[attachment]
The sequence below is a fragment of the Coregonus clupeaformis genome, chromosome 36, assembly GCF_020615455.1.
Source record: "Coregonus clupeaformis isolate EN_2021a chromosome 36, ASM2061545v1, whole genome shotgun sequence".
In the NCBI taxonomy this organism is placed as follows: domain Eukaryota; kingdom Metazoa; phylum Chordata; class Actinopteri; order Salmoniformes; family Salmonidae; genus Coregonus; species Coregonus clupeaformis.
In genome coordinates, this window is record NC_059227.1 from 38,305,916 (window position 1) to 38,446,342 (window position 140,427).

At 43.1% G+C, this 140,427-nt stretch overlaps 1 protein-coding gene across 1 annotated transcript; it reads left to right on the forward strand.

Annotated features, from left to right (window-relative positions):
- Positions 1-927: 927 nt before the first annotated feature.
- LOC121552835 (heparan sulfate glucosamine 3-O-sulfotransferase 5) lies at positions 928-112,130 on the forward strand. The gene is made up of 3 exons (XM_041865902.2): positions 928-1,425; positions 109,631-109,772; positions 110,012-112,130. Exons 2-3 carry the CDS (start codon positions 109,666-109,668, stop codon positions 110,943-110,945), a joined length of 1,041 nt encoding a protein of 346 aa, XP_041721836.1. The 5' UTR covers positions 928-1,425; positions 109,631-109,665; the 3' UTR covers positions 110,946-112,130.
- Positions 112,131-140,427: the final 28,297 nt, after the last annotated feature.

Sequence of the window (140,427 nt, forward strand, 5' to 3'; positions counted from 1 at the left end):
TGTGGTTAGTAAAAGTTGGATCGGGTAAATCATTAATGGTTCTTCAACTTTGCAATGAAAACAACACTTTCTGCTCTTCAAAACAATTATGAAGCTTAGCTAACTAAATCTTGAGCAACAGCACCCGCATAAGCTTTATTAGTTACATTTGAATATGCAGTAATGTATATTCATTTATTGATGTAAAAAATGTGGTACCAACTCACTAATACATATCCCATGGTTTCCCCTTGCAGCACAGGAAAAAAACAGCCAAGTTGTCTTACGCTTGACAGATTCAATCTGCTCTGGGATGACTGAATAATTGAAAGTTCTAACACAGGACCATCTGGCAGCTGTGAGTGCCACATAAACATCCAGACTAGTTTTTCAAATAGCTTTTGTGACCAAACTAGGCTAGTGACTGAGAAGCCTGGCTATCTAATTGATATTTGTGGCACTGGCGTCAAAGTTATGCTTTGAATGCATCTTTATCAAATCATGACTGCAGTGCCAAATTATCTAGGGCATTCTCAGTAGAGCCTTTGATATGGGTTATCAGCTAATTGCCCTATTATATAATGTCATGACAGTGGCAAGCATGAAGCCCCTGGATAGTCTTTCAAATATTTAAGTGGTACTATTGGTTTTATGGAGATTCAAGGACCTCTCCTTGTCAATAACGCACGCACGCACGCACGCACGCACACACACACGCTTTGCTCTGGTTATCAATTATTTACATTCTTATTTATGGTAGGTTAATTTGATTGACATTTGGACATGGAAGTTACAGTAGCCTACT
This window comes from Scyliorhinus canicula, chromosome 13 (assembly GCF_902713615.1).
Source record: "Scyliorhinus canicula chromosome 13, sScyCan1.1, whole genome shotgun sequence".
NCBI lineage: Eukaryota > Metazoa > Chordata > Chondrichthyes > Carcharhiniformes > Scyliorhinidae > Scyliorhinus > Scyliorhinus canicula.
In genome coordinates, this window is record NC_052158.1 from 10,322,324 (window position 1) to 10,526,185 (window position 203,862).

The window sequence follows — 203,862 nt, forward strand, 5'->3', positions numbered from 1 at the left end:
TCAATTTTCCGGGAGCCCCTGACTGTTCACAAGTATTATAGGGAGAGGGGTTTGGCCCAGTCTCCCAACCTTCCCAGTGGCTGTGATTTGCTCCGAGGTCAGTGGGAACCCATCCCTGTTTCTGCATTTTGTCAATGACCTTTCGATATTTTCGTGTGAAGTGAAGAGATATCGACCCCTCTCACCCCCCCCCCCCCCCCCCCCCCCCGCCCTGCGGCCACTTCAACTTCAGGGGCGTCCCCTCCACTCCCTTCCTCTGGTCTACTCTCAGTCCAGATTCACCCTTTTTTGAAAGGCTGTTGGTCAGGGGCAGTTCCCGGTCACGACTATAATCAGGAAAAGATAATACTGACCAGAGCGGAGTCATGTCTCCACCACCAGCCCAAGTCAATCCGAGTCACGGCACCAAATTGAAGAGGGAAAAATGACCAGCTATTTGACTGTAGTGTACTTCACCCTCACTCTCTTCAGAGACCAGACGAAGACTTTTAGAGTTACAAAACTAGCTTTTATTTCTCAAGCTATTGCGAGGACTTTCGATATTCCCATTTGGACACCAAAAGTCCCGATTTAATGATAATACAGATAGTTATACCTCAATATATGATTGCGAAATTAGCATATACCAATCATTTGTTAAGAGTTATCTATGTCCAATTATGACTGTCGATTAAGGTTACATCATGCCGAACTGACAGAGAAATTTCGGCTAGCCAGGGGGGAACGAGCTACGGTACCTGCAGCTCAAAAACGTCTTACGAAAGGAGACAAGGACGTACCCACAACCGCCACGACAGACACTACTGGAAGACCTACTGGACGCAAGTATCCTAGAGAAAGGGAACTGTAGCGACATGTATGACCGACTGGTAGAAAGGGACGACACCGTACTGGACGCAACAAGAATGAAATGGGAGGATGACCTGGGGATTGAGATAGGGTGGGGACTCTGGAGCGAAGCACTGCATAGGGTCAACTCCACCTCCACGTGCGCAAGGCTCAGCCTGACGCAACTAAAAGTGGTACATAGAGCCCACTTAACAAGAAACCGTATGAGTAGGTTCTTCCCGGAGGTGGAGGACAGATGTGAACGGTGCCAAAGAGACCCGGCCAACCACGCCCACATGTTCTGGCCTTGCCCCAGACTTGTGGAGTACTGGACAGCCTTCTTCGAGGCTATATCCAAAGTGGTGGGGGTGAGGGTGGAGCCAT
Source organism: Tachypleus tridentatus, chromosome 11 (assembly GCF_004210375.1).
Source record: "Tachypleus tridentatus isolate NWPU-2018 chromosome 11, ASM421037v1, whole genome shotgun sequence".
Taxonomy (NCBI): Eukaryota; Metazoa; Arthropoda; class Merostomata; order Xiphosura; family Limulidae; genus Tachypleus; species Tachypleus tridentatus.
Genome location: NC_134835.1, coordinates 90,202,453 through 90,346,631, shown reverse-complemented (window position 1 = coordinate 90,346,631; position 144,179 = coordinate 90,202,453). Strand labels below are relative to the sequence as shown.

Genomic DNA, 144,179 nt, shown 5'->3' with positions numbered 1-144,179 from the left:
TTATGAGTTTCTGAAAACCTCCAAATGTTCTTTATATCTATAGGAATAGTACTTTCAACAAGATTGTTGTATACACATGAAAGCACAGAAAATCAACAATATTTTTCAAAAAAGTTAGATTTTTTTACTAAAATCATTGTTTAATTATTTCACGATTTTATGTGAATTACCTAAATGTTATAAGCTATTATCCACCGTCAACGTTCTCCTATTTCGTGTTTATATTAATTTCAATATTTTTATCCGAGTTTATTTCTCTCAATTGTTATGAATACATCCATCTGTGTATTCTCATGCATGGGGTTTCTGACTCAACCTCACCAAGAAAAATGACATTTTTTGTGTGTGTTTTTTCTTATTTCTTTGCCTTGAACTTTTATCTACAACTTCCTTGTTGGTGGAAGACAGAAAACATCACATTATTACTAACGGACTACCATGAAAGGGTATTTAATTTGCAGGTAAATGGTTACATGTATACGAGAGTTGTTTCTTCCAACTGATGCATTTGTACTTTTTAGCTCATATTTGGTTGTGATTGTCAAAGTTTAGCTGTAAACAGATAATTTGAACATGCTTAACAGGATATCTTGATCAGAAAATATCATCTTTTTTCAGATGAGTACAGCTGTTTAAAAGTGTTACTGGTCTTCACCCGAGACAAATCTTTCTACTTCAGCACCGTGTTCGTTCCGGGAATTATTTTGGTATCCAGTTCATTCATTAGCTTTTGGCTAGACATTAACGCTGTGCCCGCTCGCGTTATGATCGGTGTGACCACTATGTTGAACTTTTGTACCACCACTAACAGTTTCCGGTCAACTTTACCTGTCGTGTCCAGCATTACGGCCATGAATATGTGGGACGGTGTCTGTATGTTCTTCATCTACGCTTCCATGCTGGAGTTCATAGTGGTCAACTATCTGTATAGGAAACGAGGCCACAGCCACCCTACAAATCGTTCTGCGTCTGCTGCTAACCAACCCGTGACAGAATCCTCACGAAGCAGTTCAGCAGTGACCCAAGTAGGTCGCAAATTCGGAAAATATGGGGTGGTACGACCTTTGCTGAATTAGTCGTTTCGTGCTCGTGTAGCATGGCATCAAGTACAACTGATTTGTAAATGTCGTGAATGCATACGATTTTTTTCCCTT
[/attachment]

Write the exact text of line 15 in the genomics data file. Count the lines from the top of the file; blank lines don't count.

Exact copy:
In genome coordinates, this window is record NC_052158.1 from 10,322,324 (window position 1) to 10,526,185 (window position 203,862).